Russian Imperial-era Egg Necklace on Gold Chain
A beautiful necklace comprised of five Russian imperial-era miniature Easter egg pendants each from the period of the last Tsar Nicholas II attached to a later gold chain, in the pre-revolutionary Russian Orthodox tradition whereby eggs received each Easter would be added to a necklace in succession through the years.
From left to right: an egg inlaid with white agate, red purpurine and opaque green glass divided by gold bands; a rose gold egg of classic fluted rose gold design; a gold and sapphire egg chased to simulate native Russian birchwood, set with a circular-cut sapphire; a gold and ruby egg, set with rubies in a 3 leaf clover motif on a textured gold base, and a rare gold egg designed as a turquoise enameled acorn with gold cap. Attached to a later 14k yellow gold chain fitted with gold spring rings so that eggs may be detached and worn separately on another chain or in another manner if desired.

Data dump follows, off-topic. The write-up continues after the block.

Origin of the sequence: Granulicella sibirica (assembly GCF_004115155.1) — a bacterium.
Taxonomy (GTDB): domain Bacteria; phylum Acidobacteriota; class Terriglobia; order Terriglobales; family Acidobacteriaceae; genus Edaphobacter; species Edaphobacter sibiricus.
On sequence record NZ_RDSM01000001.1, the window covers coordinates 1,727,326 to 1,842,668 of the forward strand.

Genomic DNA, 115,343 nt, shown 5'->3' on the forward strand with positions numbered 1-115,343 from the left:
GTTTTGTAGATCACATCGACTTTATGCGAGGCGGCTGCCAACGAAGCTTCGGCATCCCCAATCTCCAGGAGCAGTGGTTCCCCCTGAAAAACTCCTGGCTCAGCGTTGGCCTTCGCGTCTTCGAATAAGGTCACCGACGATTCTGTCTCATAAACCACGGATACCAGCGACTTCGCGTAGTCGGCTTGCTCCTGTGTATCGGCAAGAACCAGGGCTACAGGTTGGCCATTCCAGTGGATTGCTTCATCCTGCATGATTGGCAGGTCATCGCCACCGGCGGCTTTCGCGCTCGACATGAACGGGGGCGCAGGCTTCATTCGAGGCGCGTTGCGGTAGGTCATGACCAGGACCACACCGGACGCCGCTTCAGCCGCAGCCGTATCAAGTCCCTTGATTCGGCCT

All Russian pendants date from the 1880s to 1910, mostly from St. Petersburg with city stamp, some stamped 56 for the Russian imperial-era 14k gold standard with French import marks.
Pendants average 1 in. (2.5 cm.) long, including suspension ring. Chain measure 18 ½ in. (47 cm) long.
Gross weight: 14.8 grams.
Purpurine is a deep red vitreous compound discovered in a lab in the 17th century and revived in the late 19th century by the Imperial Glass Factory in Russia and by Carl Fabergé in St. Petersburg.